Reviewed by: Geno Thackara
Who’da thunk it. After all this time, one of the baddest of rock and roll’s bad boys has practically become a warm and kindly grandfatherly figure. Where he once wrote “Before They Make Me Run” in real-life desperation while facing a career-threatening drug bust, today’s sort-of followup “Nothing on Me” is slyly confident that any trouble is just going to bounce off him without sticking. It’s easy to sound assured when that wild past is far in the rearview and not on the verge of catching up anymore. Over two decades since we last heard from Keith Richards and the X-Pensive Winos, they’re showing a comfortable familiarity from the first note. Cue up Crosseyed Heart (with chilled beverage of choice) and you’re settled into that perfect cozy position on a couch listening to them heartily jam the evening away.
He starts off with a semi-tricky eight-bar blues suited to a gentle porch swing, a short and sweet solo that doesn’t reach the two-minute mark before he cuts off and mutters, “well, that’s all I got.” At the other end things wind down with a rustic chorus of voices and an old-timey country lullaby. In between he visits all his long-loved touchstones: blues, Americana, reggae, soul and more blues, offering those distinct electric R&B grooves that have made him such a fixture all our lives, and often with more sparking-hot dirty licks than someone really has a right to pull off at his age. The band cooks nicely on rockers like “Trouble” or “Amnesia,” while Richards handles the quieter tunes well with raspy-voiced heart. His duet with Norah Jones on “Illusion” makes a nice highlight, as smoky and soulful as it was unexpected.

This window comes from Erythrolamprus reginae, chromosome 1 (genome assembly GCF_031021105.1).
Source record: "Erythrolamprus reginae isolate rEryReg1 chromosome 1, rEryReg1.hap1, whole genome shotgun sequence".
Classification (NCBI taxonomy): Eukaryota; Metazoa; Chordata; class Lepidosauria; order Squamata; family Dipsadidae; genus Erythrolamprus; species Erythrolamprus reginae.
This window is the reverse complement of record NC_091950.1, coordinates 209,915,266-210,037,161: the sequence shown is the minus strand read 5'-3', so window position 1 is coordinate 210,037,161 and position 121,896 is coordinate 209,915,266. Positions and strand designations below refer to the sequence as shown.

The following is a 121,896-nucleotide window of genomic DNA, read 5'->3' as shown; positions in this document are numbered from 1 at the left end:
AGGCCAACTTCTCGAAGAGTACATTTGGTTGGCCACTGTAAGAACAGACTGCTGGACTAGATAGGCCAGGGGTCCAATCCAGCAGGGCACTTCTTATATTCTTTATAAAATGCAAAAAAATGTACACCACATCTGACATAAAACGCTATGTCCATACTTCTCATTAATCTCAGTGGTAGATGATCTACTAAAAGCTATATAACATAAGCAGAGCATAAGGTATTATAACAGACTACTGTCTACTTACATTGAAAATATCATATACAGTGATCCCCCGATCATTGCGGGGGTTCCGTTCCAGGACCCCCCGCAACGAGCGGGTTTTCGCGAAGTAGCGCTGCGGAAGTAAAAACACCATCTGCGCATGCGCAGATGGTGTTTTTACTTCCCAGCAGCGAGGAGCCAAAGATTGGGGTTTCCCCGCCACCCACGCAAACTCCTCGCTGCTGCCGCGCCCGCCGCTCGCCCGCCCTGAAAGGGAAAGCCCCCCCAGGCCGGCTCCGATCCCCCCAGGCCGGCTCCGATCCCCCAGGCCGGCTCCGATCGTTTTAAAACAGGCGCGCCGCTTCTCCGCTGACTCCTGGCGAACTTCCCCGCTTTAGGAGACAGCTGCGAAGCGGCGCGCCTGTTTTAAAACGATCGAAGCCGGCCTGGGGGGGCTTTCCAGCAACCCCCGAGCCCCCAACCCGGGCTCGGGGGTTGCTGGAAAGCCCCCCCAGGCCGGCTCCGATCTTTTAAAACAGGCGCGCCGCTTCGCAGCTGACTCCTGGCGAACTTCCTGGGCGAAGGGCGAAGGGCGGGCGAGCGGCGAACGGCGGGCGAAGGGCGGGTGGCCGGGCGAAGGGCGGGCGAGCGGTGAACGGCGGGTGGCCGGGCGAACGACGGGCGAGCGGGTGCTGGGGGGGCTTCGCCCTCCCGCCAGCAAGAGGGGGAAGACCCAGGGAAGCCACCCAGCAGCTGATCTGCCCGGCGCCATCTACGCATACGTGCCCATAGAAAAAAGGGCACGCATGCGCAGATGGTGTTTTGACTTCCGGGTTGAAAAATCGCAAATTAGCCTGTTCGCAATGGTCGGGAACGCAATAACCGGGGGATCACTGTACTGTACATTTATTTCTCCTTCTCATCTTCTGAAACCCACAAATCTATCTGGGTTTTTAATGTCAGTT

I wasn’t kidding about the jamming – the pieces were developed by the band in the studio rather than written out beforehand. Maybe the words go over well-worn familiar ground. Someone might slip up or come in a beat too early from time to time. You could complain that the songs are often based on simple groove patterns and/or fade out rather than coming to a definite end, but that would probably be missing the point. For this group it’s all about the spark of playing and connecting.
Ultimately, I suppose the fact that it’s Keef already tells you everything you need to know. We know what he does and know that he’s doing it out of love. He wasn’t going to become a cranky old man scaring the kids off his lawn (and anyway, those kids are 53 years old themselves by now). He’s aging more gracefully than most of us would have expected, and the results are a treat to hear.